Tropical Ecology

, Volume 60, Issue 3, pp 337–349 | Cite as

Effect of disturbance on population structure, regeneration and conservation of Moghania chappar in sal forests of Gorakhpur, India

  • Sanjay Kumar PandeyEmail author
  • Ravindra. P. Shukla
Research Article


Non-seed regeneration is essentially a vagrant strategy of woody plants causing assemblage of homozygous populations in disturbed forests. We tried to understand how such hardy species like Moghania chappar produce close groups of individuals at different level of disturbance. The hypothesis of trade-off between ramet proliferation and disturbance level, and between growth pattern and resource conservation was tested. The three 1-ha sample plots of sal forest, facing low, moderate or high level of disturbance were observed within Sohagibarwa Wildlife Sanctuary. A total of 40 quadrats per 1-ha plot were sampled to record the age structure of genet and ramet populations of M. chappar. The architecture and foraging of the root-stock was mapped, the biomass of root and shoot was measured and the soil conserved by the root-complex was estimated at each disturbance level. The growth characteristics suggest that M. chappar conforms to Stone’s model of tree architecture. At moderate disturbance, the root-shoot junction sent many more sprouts, garnered much biomass and became flat and curved. The insurrection of ramets caused fragmentation of the root-complex. This clonal growth strategy, however, was neither clearly ‘phalanx’ nor ‘guerrilla’ type. It resulted in intermittent shallow cavities within fragmented root-stock that got filled with soil rich in organic matter. The growth strategy of the species showed potential to restore the soil system and to conserve the diversity of minor biota. In moderately disturbed sal forest, the understorey paved way to prolific non-seed regeneration of this fugitive mid-successional species. At moderate heat stress, the number of individuals as well as the proportion of seedlings per population was highest. The species rapidly increased the understorey foliage by producing a metapopulation of usable sprouts/ramets that facilitated retention of soil and nutrients within their root traps. The total extractible shoot biomass per plant was quite large as a ~ 6 year old individual weighed 473.5 ± 27.4 g. This study of clonal plant ecology may provide new impetus to the conservation of degraded forest ecosystems.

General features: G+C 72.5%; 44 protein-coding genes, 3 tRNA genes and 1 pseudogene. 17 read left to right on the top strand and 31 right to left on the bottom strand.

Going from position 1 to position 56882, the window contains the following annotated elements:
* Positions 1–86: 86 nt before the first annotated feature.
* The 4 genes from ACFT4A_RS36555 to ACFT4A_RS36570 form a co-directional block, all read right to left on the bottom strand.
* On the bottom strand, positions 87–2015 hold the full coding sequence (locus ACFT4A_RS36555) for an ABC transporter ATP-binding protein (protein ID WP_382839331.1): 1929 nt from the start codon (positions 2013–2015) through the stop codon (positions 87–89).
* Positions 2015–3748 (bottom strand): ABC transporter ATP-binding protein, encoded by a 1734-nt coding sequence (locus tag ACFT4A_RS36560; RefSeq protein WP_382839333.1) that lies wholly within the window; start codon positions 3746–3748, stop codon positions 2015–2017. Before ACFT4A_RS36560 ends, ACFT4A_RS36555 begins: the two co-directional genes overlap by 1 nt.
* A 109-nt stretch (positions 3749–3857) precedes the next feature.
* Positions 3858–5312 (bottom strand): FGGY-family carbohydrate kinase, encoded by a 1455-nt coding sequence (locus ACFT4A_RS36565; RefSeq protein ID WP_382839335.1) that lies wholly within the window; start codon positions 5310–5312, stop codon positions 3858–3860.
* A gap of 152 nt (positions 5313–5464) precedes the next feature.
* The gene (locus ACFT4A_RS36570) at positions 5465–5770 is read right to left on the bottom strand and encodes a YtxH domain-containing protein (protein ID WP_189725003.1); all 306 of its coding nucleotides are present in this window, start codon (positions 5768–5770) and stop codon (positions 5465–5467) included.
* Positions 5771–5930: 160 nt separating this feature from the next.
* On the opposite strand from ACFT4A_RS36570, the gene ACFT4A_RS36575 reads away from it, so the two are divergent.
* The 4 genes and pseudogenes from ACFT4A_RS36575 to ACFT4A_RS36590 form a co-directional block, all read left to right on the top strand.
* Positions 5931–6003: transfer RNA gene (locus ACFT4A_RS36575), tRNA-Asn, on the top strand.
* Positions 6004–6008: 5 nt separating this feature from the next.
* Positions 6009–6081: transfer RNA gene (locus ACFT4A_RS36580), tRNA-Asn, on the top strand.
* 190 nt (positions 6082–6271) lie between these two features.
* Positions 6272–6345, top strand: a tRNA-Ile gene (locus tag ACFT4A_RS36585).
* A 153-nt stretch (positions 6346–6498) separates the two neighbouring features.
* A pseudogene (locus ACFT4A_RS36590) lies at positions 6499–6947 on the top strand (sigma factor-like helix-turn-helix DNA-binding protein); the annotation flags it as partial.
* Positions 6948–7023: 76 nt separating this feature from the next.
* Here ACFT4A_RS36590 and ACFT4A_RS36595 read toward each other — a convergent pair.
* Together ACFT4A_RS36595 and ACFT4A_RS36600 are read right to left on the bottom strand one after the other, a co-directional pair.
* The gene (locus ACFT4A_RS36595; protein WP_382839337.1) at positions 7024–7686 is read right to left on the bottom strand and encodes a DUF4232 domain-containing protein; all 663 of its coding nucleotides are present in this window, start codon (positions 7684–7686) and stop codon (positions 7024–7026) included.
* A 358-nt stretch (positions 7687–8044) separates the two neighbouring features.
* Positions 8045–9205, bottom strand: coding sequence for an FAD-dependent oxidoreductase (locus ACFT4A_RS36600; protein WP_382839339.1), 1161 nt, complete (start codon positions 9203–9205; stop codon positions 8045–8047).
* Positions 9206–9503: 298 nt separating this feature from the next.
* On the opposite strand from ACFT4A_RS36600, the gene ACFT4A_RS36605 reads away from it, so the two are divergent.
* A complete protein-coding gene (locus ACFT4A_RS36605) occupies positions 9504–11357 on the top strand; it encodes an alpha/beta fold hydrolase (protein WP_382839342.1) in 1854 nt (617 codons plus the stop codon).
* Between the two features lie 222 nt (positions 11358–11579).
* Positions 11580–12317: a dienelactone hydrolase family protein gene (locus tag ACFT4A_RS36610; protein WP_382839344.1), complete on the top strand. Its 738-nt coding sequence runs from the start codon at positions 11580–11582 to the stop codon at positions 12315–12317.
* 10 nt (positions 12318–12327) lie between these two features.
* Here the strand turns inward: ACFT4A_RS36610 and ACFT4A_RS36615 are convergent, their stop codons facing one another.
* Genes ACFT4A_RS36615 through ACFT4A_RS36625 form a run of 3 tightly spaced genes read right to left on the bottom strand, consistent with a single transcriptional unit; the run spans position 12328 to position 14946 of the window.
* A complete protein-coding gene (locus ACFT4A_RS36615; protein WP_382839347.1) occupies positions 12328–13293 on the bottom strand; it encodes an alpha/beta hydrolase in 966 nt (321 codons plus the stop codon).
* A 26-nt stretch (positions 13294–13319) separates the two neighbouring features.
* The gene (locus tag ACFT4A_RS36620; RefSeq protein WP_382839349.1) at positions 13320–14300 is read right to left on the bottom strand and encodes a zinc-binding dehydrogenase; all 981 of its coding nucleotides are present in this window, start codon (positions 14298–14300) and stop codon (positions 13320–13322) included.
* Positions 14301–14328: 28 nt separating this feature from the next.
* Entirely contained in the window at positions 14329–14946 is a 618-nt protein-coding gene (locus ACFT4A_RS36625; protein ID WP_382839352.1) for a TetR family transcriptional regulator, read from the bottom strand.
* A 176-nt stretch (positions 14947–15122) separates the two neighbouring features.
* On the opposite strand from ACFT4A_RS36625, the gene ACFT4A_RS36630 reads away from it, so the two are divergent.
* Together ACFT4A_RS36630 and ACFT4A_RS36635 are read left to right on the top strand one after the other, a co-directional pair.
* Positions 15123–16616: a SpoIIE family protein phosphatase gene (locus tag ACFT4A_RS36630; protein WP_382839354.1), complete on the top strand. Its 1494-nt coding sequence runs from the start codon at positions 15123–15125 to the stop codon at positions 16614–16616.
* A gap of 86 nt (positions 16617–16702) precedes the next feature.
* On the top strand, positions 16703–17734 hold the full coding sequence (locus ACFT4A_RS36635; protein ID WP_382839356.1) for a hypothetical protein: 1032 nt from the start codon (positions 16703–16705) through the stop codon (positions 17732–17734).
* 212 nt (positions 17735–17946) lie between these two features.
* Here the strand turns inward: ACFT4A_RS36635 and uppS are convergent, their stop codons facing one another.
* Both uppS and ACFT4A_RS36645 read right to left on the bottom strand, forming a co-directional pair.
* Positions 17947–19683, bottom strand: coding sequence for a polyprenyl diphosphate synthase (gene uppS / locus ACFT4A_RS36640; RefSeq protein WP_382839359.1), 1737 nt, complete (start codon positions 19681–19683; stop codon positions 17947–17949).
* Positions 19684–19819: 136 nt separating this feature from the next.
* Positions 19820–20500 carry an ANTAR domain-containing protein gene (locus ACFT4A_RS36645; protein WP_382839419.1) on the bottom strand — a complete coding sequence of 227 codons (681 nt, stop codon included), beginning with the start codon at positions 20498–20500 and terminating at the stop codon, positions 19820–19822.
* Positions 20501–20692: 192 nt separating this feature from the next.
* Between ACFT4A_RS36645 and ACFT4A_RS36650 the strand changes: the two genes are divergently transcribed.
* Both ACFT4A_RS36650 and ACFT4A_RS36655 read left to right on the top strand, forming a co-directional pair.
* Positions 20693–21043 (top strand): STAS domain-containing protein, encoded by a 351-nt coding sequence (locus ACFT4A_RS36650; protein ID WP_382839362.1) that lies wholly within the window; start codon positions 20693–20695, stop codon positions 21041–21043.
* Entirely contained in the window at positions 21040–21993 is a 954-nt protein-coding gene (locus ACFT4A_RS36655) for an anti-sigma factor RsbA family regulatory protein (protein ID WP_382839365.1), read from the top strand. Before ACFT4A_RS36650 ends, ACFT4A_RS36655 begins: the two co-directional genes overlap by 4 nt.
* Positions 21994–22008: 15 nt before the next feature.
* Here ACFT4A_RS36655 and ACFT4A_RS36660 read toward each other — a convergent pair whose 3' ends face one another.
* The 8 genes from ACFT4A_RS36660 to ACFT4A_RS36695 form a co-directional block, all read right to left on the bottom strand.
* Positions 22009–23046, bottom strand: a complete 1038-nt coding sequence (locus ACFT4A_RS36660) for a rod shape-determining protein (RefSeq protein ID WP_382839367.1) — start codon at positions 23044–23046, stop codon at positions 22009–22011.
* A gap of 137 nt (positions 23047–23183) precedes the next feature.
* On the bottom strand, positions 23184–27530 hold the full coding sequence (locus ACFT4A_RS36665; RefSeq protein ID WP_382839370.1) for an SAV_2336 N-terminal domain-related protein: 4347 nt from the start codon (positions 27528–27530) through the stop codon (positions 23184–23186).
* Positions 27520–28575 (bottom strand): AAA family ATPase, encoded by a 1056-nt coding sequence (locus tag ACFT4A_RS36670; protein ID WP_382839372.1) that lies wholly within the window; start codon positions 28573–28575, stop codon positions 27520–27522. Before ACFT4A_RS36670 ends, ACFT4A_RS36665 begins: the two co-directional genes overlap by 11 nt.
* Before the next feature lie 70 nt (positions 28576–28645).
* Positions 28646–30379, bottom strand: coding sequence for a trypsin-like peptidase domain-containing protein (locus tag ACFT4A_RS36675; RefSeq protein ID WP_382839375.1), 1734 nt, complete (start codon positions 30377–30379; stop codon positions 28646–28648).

Disturbance Genet/ramet population M. chappar Regeneration strategy Root-complex Sal forest Soil conservation 



We are thankful to the Head, Department of Botany for providing laboratory facilities and forest officers of Gorakhpur Forest Division for their active cooperation in the field. We also thankful to Dr. Satish Kumar Rai for assisting in field observation. We express our gratitude to two anonymous referees for their critical comments and guidelines to improve the manuscript.


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Copyright information

© International Society for Tropical Ecology 2019

Authors and Affiliations

  1. 1.Department of BotanyD. A. V. PG CollegeGorakhpurIndia
  2. 2.Plant Ecology Laboratory, Department of BotanyDDU Gorakhpur UniversityGorakhpurIndia

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